It must have something to do with vikings: Aarhus students celebrate spring with a tournament on boats and beer.
By Maximiliane Koschyk
Cup-soy-lay-sen. cup-su-lei-son: the danish word‘kapsejlads’ is by far not the easiest one to pronounce. Better yet, for a foreigner in Denmark there are not many reasons to learn such a complicated word. The obvious reason might be for sailing enthusiasts, who are eager to witness a stunning sailing regatta at the Danish coast, because thats what a kapsejlads is.
But as a foreign student at Aarhus University, the reason to remember this particular vocabulary is an upcoming date: In less than two weeks, at the 25th of April the students of Aarhus University celebrate their annual ‘Kapsejladsen’ tournament.
At the Aarhus Kapsejladsen there are – as with a real regatta – still boats involved. But instead of the high seas, the competition takes place at the Aarhus University park: in and on the banks of its pond. Here the 12 teams, representing the faculties of the university, do not have to master wind and weather, but their balance and ability to drink beer.
The procedure of this ‘ølstafet’, the beer relay, is simple: each of the 5 members from each team has to first drink a bottle of beer as fast as they can, then spin ten times around it, hop into their awaiting boat, roar across the pond, repeat the beer routine and roar back. The race is divided in three heats, with four teams competing against each other.
Within the last 20 years, this event has integrated itself into the Aarhus student culture. “It has become a very hyped event at the campus”, Julie Neidhardt, a Danish student, explains. Over 15,000 visitors are expected to this years edition, suggests a look at the event’s Facebook profile. With each year, the complexity of the event has grown. Now not only the skills in the race have to entertain the audience. “The teams plan huge introduction scenarios”, Neidhardt adds. “One team dressed up as Star Wars last year and reenacted scenes from the movie.” The spectators spent the whole day in the park, musical guests and a big after party are part of the day-long programm.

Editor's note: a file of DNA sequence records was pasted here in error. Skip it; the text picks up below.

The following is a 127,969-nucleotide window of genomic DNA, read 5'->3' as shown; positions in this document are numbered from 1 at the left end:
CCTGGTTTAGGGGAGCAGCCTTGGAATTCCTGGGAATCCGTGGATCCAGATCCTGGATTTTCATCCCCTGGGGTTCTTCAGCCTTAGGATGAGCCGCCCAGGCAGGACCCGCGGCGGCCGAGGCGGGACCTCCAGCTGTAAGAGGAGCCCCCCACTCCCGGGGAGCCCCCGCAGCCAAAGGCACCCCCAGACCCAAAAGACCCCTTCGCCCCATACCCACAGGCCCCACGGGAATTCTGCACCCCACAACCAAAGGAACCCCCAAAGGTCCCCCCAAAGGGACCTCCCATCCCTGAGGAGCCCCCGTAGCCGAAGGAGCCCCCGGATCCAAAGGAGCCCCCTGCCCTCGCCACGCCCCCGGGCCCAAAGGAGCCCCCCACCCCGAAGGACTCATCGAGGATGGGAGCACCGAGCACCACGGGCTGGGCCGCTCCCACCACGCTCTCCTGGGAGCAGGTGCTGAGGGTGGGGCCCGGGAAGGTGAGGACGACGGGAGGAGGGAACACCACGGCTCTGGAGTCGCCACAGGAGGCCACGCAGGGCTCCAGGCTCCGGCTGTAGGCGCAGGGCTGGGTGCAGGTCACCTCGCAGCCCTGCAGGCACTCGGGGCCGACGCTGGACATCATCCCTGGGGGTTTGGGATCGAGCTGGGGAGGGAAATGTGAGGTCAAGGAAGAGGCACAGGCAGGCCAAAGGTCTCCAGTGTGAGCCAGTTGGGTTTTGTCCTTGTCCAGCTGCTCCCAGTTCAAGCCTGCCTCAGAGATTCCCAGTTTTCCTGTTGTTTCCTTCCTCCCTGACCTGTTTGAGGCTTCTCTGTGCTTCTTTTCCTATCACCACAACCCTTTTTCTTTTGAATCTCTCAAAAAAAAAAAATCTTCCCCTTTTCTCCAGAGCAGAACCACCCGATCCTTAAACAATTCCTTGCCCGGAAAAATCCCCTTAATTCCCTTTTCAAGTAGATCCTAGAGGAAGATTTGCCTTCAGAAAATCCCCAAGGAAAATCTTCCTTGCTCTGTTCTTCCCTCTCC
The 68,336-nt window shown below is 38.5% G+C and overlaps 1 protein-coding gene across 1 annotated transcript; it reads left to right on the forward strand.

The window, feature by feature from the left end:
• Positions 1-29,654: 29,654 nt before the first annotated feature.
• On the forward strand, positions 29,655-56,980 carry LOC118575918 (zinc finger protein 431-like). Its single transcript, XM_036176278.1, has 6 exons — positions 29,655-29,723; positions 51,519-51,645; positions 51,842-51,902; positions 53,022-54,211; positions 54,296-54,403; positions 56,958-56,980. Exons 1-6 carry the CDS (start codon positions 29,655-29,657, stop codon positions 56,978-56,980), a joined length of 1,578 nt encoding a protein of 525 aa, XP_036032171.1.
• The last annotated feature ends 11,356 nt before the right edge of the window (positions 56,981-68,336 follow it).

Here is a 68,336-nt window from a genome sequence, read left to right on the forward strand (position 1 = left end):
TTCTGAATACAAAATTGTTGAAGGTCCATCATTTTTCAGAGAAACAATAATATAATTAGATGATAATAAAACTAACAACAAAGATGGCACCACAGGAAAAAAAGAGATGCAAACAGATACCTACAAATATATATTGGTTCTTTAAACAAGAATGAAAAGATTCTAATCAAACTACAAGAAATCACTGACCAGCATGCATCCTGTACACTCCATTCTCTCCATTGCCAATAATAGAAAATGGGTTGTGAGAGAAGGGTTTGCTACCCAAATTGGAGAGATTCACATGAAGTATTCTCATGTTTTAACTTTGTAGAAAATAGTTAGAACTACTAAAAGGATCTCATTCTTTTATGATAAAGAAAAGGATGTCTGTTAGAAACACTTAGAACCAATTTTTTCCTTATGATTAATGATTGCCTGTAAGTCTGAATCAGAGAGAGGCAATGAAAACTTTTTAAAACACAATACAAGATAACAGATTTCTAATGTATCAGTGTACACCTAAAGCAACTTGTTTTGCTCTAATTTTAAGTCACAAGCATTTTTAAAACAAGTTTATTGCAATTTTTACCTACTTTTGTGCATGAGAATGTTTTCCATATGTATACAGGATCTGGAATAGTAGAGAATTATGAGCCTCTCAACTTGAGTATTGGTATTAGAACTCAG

Throughout all the fun a lot of students still prepare well for the competition: “Some teams have been practicing since february”, says Jeppe Lautsen, another Danish student. Since this year, Denmark was treated with a cold and long winter, the conditions for training were extreme”. They even had to crack some of the ice to form a canal between the two banks of the pond.
As for the drinking, the skills of the students are just as impressive: not only does the medical faculty hold the record of eight wins within the last 23 Kapsejladsen, but their team members’ are known for being able to empty a beer bottle within less than four seconds. Each year, one month ahead of the race, the faculties team meet at one of the university’s traditional friday bars to have a ‘drink-out’ about the groupings for the heats. This is where the teams already qualify themselves with their beer gulping strength: If the representative finishes his bottle within one draw, they are in. If the beer left in the bottle is above the bottom part of the paper label, the whole team is out.
Yet, some teams don’t take the competition that seriously: students of the Science Faculty may not have invented a teleporting device yet, but they sure wanted the audience to believe so one year: “Each year they arrange some sort of transportation alternative, that gets them disqualified”, Lautsen says. “They placed a phone booth on each side of the bank and put look-a-like students in each, pretending they transported themselves that way over the river.”
While the shenanigans change, the tradition stays. And no matter if pronounceable or not, the Aarhus Kapsejladsen will be a unique experience of danish student life for every visitor, according to the students. “Remember to get there early”, Neidhardt suggests. “And obviously, bring beer.”